I Am New To Pigeons and Doves

Discussion in 'Pigeons and Doves' started by CountryBoy16, Mar 6, 2013.

  1. CountryBoy16

    CountryBoy16 Out Of The Brooder

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    I have chickens and quail and would like to add a pair of doves or pigeons to my backyard birds. I have no experience in keeping them and would appreciate some advice. I would like to get a variety that I could keep outside but I do not know anything about the different kinds or where to get them. I have the ability to build a cage or an enclosed run but I do not know what size I should make it. Can it be on the ground or should it be above the ground. Should I build them and enclosed box for roosting and nesting? How big should this be? What should I feed them? Any info, advice, and pictures will be greatly appreciated, Thanks [​IMG]
     
  2. larrylofts

    larrylofts Chillin' With My Peeps

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    go to npausa.com national pigeon website has some info
     
  3. laughingdog

    laughingdog Chillin' With My Peeps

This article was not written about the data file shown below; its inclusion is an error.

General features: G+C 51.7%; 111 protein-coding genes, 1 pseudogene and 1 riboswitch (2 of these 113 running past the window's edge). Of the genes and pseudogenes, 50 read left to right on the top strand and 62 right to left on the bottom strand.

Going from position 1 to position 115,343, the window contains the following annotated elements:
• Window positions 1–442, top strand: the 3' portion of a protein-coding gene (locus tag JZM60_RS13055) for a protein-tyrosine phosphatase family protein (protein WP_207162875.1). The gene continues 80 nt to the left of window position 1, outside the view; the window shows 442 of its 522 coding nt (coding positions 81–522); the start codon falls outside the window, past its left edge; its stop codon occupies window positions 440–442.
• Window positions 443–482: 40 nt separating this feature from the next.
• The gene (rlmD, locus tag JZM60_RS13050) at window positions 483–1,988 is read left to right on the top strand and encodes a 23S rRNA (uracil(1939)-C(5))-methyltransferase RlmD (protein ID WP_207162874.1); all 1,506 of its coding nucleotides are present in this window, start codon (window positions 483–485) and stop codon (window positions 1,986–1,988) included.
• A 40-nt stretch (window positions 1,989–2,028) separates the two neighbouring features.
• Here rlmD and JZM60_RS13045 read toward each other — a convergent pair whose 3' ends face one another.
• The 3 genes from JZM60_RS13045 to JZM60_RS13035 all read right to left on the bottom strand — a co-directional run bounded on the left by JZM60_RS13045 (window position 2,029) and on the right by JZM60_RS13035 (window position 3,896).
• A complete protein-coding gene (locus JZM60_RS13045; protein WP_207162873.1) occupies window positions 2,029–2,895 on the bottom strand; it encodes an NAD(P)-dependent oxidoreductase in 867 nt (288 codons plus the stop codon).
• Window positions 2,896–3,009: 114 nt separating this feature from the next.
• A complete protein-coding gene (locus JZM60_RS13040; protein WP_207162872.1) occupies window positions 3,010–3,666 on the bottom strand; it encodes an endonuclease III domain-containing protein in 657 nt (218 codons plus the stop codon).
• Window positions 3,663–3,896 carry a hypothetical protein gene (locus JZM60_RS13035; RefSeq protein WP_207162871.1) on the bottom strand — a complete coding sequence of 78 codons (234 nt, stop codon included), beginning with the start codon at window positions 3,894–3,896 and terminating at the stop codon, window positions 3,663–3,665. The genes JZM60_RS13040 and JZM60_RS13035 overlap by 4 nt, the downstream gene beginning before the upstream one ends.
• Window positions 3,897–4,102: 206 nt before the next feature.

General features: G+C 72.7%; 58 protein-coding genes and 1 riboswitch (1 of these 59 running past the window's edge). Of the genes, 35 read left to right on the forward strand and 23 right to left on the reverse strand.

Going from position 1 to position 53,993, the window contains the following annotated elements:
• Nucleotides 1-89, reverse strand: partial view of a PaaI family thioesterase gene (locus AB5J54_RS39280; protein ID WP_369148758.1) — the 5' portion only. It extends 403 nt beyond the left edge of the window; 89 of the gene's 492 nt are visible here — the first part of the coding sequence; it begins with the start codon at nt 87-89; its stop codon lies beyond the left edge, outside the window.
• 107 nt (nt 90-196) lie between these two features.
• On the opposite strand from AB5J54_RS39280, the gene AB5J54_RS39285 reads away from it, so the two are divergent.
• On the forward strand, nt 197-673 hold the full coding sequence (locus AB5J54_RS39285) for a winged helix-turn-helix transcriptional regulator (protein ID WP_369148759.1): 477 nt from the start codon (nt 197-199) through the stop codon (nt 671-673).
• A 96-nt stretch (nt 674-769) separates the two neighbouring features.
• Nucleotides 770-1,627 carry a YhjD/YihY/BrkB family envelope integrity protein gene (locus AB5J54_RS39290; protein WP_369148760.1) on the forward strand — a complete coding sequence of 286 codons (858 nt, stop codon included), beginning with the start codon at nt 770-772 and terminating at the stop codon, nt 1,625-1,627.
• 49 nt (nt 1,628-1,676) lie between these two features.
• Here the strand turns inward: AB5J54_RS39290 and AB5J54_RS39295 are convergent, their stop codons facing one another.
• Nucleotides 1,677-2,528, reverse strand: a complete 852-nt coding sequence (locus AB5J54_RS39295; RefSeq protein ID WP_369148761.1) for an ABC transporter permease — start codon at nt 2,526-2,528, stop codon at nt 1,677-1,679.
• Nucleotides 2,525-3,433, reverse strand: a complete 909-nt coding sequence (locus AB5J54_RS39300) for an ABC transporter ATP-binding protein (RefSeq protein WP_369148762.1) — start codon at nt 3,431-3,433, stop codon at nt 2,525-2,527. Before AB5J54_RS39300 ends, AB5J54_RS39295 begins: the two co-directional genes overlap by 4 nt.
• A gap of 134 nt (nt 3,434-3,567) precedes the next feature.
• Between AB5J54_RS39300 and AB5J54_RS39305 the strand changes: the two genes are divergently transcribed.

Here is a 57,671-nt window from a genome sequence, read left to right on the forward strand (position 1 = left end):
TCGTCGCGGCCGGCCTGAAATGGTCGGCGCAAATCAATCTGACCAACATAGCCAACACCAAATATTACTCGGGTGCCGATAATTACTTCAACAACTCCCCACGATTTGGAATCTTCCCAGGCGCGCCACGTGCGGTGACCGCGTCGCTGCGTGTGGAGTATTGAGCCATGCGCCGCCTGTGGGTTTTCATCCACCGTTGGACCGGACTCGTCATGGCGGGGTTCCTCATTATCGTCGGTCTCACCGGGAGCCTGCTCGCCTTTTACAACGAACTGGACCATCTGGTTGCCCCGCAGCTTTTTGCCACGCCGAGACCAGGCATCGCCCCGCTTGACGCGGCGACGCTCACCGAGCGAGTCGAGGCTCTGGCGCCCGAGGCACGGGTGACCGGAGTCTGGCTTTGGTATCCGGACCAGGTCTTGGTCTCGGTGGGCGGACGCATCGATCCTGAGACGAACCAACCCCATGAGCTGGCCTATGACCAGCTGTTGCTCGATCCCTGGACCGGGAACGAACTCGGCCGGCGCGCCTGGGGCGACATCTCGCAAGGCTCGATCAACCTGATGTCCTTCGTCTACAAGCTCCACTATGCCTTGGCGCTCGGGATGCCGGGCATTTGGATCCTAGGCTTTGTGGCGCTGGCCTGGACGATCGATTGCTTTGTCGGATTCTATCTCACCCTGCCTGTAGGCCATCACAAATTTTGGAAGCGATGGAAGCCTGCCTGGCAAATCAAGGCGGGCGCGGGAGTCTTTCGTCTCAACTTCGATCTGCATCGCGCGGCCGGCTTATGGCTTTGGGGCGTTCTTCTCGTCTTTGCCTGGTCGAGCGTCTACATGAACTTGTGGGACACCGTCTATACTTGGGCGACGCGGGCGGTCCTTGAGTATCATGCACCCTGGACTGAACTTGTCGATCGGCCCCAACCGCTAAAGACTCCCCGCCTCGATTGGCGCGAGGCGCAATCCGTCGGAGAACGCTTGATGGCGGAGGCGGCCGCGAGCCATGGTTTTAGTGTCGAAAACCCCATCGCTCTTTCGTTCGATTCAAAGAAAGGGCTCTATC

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    for anything but parlor pigeons i always say at least 40" x 40" x 40" for cage for breeding pair (remember this size will be for one to two sets of young in with them in this space at a time with one to two nest bowls, as females will lay again about two weeks after first pair of squeakers hatch, then again after second pair of squeakers are about two weeks). especially if they are in there most or all of time (not trained to free fly and recall on command or at certain time), as the standard pair cage of 24" squared basically seems to not be good for them to keep fit and raising babies at all and they burn out after one round of young and need rest to build back up for a season or longer. for parlors only 20" height as adults as they cannot fly and then will go up to top and tumble or roll down possibly injuring selves. for group of six non parlors, you can have something size of or made out of large dresser/small closet (for young birds, fliers, unmated adults/same sexed group or "kit"). ive tried all sorts inside and out, and especially outside these sizes and shapes seem to work optimally for my flying and show birds alike. a 36" x 30" x 16" wire rabbit cage made to either hang free against side of buildings (barns inside or out usually, about four or more feet of ground, or however highest you can reach to get at them to pull down or what not, and hopefully not have pest/pred problems), or to set up in free standing metal rabbit breeding rack, would work ok for a breeding pair let out to stretch their and their youngs wings till weaning, or a group of six young or small birds. if you cannot find pigeon food, which all are not seeming the greatest, besides manna pro poultry conditioner for racing and showing pigeons also, you can feed (unmedicated preferably) laying pellets (chick feed make mine sick on it as to rich, maybe to much protein maybe also, and usually medicated). even cheapest wild bird seed adding in a grit dish with it containing "grit and gravel" with calcium already in it, can both be found cheap at wal-mart if your in the states. i like to give mine fresh dandilion greens, that most consider weeds, but some know to be great super leafy green food. mine also love to eat chickweed, spinich, kale, and any bugs they can catch on fly on ground or dig up (they learned from my bantam chickens i think). you can also i found feed them budgie ( most in states call parakeets), food. mine love to pick out the parrot pellets as my budgies never ate them anyway, though then you have to add some form of grit again as not in it like already included in pigeon or chicken feed. scratch feed for chickens will work well im told and i tried breifly, but know pigeons will do fine on peas and/or supposedly wheat alone even, or mixed with split/cracked or small corn. milo, salflowers, small/cut sunflowers, are also great for them, as well as other grains and seeds im sure im forgetting others will chime in with hopefully. corn can be essential for cold weather and prep of if your birds are out in cold not in inclosed barn or coop supposedly. ive had some of mine choose for while to live and nest down by goats dogs, ducks, quail, and chickens, and live mostly off cheap crushed dry dog (ol' roy complete red bag) food. ive kept mine in climate of east TN, and even in up most north eastern WI. in nothing but wire cages with one or up to three sides blocked by wood of walls ect and/or and tarping to block full sun wind and rain, and they seemed to love that more then when i pampered them and closed them in. just make sure always are dry, clean have fresh feed once or twice daily, and fresh clean water once to twice a day. some pigeons like chickens will do also and other poultry or fowl (as well as reptiles, amphibians and some other non mammals), will reguritate into their water undigestable material from their crops and stomachs ect.